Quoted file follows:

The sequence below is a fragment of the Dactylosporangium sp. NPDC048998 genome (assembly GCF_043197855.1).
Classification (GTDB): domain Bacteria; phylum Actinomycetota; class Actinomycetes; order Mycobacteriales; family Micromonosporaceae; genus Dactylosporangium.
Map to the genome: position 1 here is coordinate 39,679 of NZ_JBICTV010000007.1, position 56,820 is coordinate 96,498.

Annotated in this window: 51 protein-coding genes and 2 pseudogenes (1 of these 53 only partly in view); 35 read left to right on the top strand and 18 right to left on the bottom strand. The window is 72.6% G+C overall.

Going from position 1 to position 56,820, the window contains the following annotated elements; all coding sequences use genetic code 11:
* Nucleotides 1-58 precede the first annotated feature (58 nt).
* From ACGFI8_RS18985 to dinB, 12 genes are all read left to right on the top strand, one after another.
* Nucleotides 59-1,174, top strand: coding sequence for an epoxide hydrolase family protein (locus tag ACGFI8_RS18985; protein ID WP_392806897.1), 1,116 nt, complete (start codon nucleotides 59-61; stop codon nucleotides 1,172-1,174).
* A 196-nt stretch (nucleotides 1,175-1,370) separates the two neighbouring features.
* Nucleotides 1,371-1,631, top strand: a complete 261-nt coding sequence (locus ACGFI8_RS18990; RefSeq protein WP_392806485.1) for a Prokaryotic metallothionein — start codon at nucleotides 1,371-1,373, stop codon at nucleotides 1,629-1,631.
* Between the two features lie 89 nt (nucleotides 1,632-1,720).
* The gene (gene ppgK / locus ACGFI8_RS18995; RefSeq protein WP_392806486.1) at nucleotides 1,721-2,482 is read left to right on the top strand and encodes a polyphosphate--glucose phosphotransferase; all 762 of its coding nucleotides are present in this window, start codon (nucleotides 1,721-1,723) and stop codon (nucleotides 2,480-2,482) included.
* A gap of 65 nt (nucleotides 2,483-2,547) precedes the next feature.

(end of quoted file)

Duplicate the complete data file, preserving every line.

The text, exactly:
The sequence below is a fragment of the Dactylosporangium sp. NPDC048998 genome (assembly GCF_043197855.1).
Classification (GTDB): domain Bacteria; phylum Actinomycetota; class Actinomycetes; order Mycobacteriales; family Micromonosporaceae; genus Dactylosporangium.
Map to the genome: position 1 here is coordinate 39,679 of NZ_JBICTV010000007.1, position 56,820 is coordinate 96,498.

Annotated in this window: 51 protein-coding genes and 2 pseudogenes (1 of these 53 only partly in view); 35 read left to right on the top strand and 18 right to left on the bottom strand. The window is 72.6% G+C overall.

Going from position 1 to position 56,820, the window contains the following annotated elements; all coding sequences use genetic code 11:
* Nucleotides 1-58 precede the first annotated feature (58 nt).
* From ACGFI8_RS18985 to dinB, 12 genes are all read left to right on the top strand, one after another.
* Nucleotides 59-1,174, top strand: coding sequence for an epoxide hydrolase family protein (locus tag ACGFI8_RS18985; protein ID WP_392806897.1), 1,116 nt, complete (start codon nucleotides 59-61; stop codon nucleotides 1,172-1,174).
* A 196-nt stretch (nucleotides 1,175-1,370) separates the two neighbouring features.
* Nucleotides 1,371-1,631, top strand: a complete 261-nt coding sequence (locus ACGFI8_RS18990; RefSeq protein WP_392806485.1) for a Prokaryotic metallothionein — start codon at nucleotides 1,371-1,373, stop codon at nucleotides 1,629-1,631.
* Between the two features lie 89 nt (nucleotides 1,632-1,720).
* The gene (gene ppgK / locus ACGFI8_RS18995; RefSeq protein WP_392806486.1) at nucleotides 1,721-2,482 is read left to right on the top strand and encodes a polyphosphate--glucose phosphotransferase; all 762 of its coding nucleotides are present in this window, start codon (nucleotides 1,721-1,723) and stop codon (nucleotides 2,480-2,482) included.
* A gap of 65 nt (nucleotides 2,483-2,547) precedes the next feature.